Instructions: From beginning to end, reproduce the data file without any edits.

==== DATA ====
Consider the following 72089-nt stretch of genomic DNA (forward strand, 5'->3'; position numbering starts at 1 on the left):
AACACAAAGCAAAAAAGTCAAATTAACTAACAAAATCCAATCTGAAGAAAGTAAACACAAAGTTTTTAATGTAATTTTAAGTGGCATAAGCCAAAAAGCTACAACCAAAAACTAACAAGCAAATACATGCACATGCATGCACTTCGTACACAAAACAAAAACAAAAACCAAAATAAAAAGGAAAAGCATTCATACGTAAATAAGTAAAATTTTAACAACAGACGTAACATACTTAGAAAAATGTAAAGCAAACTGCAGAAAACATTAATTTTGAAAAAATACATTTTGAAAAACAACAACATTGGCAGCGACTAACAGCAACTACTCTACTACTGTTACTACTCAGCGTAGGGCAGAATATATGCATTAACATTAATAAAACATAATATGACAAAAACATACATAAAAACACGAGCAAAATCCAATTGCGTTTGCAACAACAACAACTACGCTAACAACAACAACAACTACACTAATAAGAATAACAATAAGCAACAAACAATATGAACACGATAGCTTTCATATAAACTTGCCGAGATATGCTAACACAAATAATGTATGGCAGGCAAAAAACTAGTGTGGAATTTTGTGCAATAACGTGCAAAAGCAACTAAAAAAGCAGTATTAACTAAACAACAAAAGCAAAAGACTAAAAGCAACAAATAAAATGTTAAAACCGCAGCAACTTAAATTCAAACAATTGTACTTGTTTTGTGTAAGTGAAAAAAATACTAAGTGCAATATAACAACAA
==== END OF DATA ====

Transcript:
Consider the following 72089-nt stretch of genomic DNA (forward strand, 5'->3'; position numbering starts at 1 on the left):
AACACAAAGCAAAAAAGTCAAATTAACTAACAAAATCCAATCTGAAGAAAGTAAACACAAAGTTTTTAATGTAATTTTAAGTGGCATAAGCCAAAAAGCTACAACCAAAAACTAACAAGCAAATACATGCACATGCATGCACTTCGTACACAAAACAAAAACAAAAACCAAAATAAAAAGGAAAAGCATTCATACGTAAATAAGTAAAATTTTAACAACAGACGTAACATACTTAGAAAAATGTAAAGCAAACTGCAGAAAACATTAATTTTGAAAAAATACATTTTGAAAAACAACAACATTGGCAGCGACTAACAGCAACTACTCTACTACTGTTACTACTCAGCGTAGGGCAGAATATATGCATTAACATTAATAAAACATAATATGACAAAAACATACATAAAAACACGAGCAAAATCCAATTGCGTTTGCAACAACAACAACTACGCTAACAACAACAACAACTACACTAATAAGAATAACAATAAGCAACAAACAATATGAACACGATAGCTTTCATATAAACTTGCCGAGATATGCTAACACAAATAATGTATGGCAGGCAAAAAACTAGTGTGGAATTTTGTGCAATAACGTGCAAAAGCAACTAAAAAAGCAGTATTAACTAAACAACAAAAGCAAAAGACTAAAAGCAACAAATAAAATGTTAAAACCGCAGCAACTTAAATTCAAACAATTGTACTTGTTTTGTGTAAGTGAAAAAAATACTAAGTGCAATATAACAACAA